Jim Belosic is the CEO of ShortStack, a self-service social media platform that allows users to create custom Facebook tabs. Its easy-to-use interface provides small businesses, individuals, graphic designers, agencies and corporations with the tools needed to build mini-websites within their Facebook pages that help drive user interaction and increase fan page likes.
Valentine’s Day makes February the uncontested month of love. At ShortStack, we wanted to know how companies show their customers the love, so we conducted a survey asking businesses and brands to rate their own customer service. Turns out, most see their efforts as the kind of stuff George Gershwin was writing about when he penned “S’Wonderful.” A whopping 76.9% of the 1,403 companies polled said they give at least “great” customer service, while 30% rate their service as “stellar.”
Most companies reported using multiple means to deliver their support, with social media taking the top, most-used spot at 79.7%. E-mail (78.3%), phone (63.3%), in-person (51%) and website submission forms (49.1%) rounded out the top-five means of customer service.
Interestingly, when asked which method was most effective, in-person was the runaway winner, despite being the fourth most-used. It seems that even in today’s world of impersonal, electronic communication, there’s no substitute for a warm smile and a handshake.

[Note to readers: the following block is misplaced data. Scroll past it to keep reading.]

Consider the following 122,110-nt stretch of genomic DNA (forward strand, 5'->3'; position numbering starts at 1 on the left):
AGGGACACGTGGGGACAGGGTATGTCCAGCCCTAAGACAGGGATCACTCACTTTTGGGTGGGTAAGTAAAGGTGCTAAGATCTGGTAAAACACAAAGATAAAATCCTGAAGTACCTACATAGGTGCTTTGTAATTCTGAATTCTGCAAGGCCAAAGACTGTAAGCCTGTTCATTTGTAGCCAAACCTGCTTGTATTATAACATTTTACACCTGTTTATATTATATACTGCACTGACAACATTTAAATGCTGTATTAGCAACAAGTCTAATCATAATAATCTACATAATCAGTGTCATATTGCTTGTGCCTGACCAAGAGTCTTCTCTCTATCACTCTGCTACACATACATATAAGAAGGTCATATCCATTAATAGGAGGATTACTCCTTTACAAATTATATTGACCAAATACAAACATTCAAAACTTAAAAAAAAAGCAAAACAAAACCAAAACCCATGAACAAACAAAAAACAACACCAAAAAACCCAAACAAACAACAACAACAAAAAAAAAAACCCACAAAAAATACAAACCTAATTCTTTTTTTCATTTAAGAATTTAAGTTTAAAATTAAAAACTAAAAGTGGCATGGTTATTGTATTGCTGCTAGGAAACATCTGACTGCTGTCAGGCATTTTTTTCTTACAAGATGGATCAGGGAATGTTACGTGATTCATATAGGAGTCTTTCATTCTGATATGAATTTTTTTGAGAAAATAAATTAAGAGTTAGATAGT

“In a day and age where, ‘Your call is important to us, please wait,’ has become the norm, making a personal connection and being responsive to customer needs seems the obvious answer for success,” said Severn C. from Camp Run-A-Mutt.
While businesses can make every concerted effort possible to ensure their customers receive sterling support, you can’t always keep everyone happy. So what happens when the customers start singing a less-than-loving tune? More than 98% of those polled manage a Facebook page for their business. When fans voice their dissatisfaction on the company’s Facebook wall, what’s the response like?
Missy S., of Southern Belle Store, was in the 65.6% majority who said responding to and addressing a wall post publicly is the best way to approach disgruntled fans.
“The complaints are rare but when we do get one on our wall, it stays there. Removing it only implies that we have something to hide. Customers like to see things handled openly. We reply offering assistance with the issue and follow through until it has been resolved. The entire exchange is public and available for everyone to see. I believe that this approach says much more about a company than a complaint ever will,” she said.
Others chose to deal with disgruntled fans differently. An initial public response followed by private correspondence was the second most-common method at 31.2%; 17.5% did nothing and let their fans respond for them; and 11.6% ignored the dissatisfied customer’s complaint completely.
The high social media numbers (98% of those polled have a Facebook business page and 79.7% provide customer service via social media) reflect a trend of customers turning to social media for support.
This is especially true of the Facebook wall. The wall is conspicuous, available and easy. More and more customers are using the wall to air their complaints, grievances and frustrations.
Is your company ready to show your customers the love, even on the Facebook wall?